Saturday, April 29, 2017

CBSE Class 6 Maths - Playing With Numbers - NCERT Exercise 3.5 (#cbsenotes)

Playing With Numbers

EXERCISE 3.5

CBSE Class 6 Maths
CBSE Class 6 Maths - Playing With Numbers - NCERT Exercise 3.5 (#cbsenotes)


Q1: Which of the following statements are true?
(a) If a number is divisible by 3, it must be divisible by 9.
(b) If a number is divisible by 9, it must be divisible by 3.
(c) A number is divisible by 18, if it is divisible by both 3 and 6.
(d) If a number is divisible by 9 and 10 both, then it must be divisible by 90.
(e) If two numbers are co-primes, at least one of them must be prime.
(f) All numbers which are divisible by 4 must also be divisible by 8.
(g) All numbers which are divisible by 8 must also be divisible by 4.
(h) If a number exactly divides two numbers separately, it must exactly divide their sum.
(i) If a number exactly divides the sum of two numbers, it must exactly divide the two numbers separately.


Answer:
(a) (e.g. 15 is divisible by 3 but not by 9)
(b)
(c)
(d)
(e) (e.g. 8 and 9 are co-primes and none of these are prime. )
(f)
(g)
(h)
(i)


Q2: Here are two different factor trees for 60. Write the missing numbers.

CBSE Class 6 Maths - Playing With Numbers - NCERT Exercise 3.5 (#cbsenotes)




Answer:

CBSE Class 6 Maths - Playing With Numbers - NCERT Exercise 3.5 (#cbsenotes)


Q3: Which factors are not included in the prime factorisation of a composite number?

Answer: 1 is not included in the prime factorisation of a composite number. (∵ 1 is neither prime nor composite)



Q4: Write the greatest 4-digit number and express it in terms of its prime factors.

Answer: The greatest 4-digit number = 9999

9999
↙ ↘
3 3333
  ↙ ↘
 3  1111
   ↙ ↘
  11 101
∴ The prime factors of 9999 = 3 × 3 × 11 × 101


Q5: Write the smallest 5-digit number and express it in the form of its prime factors.

Answer: The smallest five digit number is 10000.

10000
↙ ↘
2  5000
↙ ↘
  2  2500
    ↙ ↘
   5  500
    ↙ ↘
    5  100
      ↙ ↘
     5  20
      ↙ ↘
      5  4
       ↙ ↘
      2  2

The prime factors of 10000 are 2 × 2 × 2 × 2 × 5 × 5 × 5 × 5.


Q6: Find all the prime factors of 1729 and arrange them in ascending order. Now state the relation, if any; between two consecutive prime factors.

Answer: Prime factors of 1729 = 7 × 13 × 19
The difference of any two consecutive prime numbers = 6
i.e. 13 - 7 = 6, 19 - 13 = 6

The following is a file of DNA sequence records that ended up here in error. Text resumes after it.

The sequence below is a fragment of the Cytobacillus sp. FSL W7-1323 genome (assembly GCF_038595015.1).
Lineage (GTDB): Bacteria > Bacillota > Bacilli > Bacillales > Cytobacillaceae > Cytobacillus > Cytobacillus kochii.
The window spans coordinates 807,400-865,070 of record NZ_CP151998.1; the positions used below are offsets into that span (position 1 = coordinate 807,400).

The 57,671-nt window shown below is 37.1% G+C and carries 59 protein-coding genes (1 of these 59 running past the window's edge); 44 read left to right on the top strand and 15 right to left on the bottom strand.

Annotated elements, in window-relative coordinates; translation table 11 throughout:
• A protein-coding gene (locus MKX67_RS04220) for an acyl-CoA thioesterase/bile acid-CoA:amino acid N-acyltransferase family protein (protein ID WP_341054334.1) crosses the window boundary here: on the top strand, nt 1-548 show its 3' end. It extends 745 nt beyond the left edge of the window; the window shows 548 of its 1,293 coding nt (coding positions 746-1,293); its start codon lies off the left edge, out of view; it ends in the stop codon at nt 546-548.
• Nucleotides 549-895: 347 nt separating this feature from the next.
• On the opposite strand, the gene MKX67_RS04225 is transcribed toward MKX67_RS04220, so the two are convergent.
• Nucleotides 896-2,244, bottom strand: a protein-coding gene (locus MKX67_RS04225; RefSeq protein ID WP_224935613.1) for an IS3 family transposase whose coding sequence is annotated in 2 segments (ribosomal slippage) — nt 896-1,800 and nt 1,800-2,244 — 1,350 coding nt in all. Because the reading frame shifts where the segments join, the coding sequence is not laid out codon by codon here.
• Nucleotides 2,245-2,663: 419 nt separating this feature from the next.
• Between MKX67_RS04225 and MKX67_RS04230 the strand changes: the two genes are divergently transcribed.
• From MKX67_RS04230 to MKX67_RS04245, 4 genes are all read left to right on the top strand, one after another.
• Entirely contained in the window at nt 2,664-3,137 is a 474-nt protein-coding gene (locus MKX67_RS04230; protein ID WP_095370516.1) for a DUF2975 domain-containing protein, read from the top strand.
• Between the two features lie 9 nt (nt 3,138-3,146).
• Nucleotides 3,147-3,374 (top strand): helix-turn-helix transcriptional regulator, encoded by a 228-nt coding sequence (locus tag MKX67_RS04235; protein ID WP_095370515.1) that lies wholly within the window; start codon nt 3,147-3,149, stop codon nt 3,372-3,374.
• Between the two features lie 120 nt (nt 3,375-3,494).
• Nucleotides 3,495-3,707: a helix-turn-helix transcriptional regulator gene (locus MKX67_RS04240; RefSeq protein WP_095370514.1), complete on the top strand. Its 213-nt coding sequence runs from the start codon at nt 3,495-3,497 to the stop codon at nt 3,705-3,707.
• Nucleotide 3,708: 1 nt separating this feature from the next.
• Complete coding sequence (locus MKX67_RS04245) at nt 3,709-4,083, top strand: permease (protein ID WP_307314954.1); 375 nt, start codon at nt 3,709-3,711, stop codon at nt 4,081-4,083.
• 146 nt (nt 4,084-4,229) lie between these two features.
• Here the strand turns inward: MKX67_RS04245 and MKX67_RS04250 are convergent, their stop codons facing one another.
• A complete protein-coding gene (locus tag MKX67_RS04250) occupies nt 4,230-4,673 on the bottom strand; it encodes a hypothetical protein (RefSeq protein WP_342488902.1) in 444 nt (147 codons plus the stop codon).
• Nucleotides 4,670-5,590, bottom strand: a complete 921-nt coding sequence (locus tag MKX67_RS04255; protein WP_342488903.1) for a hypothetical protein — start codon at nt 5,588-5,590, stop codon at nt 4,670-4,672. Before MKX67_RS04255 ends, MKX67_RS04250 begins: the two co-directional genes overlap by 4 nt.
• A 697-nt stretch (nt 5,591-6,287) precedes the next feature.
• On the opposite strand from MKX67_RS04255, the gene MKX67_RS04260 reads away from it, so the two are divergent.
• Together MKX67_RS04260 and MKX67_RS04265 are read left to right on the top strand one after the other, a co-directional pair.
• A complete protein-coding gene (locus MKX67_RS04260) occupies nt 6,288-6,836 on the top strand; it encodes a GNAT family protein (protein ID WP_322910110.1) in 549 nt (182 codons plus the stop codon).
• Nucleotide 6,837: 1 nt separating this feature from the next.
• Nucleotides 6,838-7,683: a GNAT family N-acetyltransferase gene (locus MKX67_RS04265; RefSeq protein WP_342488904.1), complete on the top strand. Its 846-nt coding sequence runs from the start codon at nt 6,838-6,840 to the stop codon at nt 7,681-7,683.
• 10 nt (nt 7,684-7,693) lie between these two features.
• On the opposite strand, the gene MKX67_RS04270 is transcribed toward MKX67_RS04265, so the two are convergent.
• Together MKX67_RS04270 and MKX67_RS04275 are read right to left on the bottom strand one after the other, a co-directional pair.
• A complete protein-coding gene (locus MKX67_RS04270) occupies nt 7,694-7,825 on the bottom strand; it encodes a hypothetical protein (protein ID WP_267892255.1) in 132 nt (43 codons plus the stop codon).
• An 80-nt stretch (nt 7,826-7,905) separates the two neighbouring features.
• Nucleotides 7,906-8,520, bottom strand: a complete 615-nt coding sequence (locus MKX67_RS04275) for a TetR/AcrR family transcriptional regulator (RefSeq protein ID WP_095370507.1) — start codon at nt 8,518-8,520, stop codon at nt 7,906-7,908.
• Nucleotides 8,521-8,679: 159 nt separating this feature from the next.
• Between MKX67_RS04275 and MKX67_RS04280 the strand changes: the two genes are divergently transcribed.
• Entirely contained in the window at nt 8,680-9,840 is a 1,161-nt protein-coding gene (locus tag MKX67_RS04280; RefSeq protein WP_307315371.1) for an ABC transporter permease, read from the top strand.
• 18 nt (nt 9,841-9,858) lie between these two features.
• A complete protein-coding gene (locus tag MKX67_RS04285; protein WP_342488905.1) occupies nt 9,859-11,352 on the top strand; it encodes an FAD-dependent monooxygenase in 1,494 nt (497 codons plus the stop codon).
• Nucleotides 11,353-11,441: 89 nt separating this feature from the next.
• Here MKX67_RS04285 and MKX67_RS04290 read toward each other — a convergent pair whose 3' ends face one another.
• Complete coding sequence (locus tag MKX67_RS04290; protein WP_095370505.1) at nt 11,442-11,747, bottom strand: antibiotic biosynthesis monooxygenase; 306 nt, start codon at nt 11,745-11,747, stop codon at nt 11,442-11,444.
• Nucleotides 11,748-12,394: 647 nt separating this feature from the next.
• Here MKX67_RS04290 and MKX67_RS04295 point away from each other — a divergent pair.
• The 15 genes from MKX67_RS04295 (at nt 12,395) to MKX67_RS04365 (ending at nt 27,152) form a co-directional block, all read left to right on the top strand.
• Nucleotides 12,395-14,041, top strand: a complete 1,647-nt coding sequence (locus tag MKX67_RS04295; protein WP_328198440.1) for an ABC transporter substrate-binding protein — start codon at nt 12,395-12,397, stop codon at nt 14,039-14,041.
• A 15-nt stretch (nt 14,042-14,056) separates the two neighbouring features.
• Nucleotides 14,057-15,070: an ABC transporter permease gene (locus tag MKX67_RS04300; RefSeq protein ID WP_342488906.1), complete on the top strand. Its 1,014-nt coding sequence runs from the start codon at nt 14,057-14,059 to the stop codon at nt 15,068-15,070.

Q7: The product of three consecutive numbers is always divisible by 6. Verify this statement with the help of some examples.

Answer: Among the three consecutive numbers, at least one number is even and one is multiple of 3. Thus, the product must be multiple of 6.

e.g.
2 × 3 × 4 = 24
6 × 7 × 8 = 336


Q8: The sum of two consecutive odd numbers is divisible by 4. Verify this statement with the help of some examples.

Answer:
3 + 5 = 8 and 8 is divisible by 4.
5 + 7 = 12 and 12 is divisible by 4.
7 + 9 = 16 and 16 is divisible by 4.
9 + 11 = 20 and 20 is divisible by 4


Q9: In which of the following expressions, prime factorisation has been done?

(a) 24 = 2 × 3 × 4
(b) 56 = 7 × 2 × 2 × 2
(c) 70 = 2 × 5 × 7
(d) 54 = 2 × 3 × 9


Answer:
(a) ∵ 4 is not a prime factor.
(b)
(c)
(d) ∵ 9 is not a prime factor.


Q10: Determine if 25110 is divisible by 45.
[Hint : 5 and 9 are co-prime numbers. Test the divisibility of the number by 5 and 9].

Answer:
Prime factors of 45 = 5 × 9
25110 is divisible by 5 as ‘0’ is at its unit place.
25110 is divisible by 9 as sum of digits (2+5+1+1+0 = 9) is divisible by 9.
∴ the number must be divisible by 5 × 9 = 45


Q11: 18 is divisible by both 2 and 3. It is also divisible by 2 × 3 = 6. Similarly, a number is divisible by both 4 and 6. Can we say that the number must also be divisible by 4 × 6 = 24? If not, give an example to justify your answer.

Answer: No. Number 12 is divisible by both 6 and 4 but 12 is not divisible by 24.


Q12: I am the smallest number, having four different prime factors. Can you find me?

Answer: The smallest four prime numbers are 2, 3, 5 and 7.
Hence, the required number is 2 × 3 × 5 × 7 = 210

No comments:

Post a Comment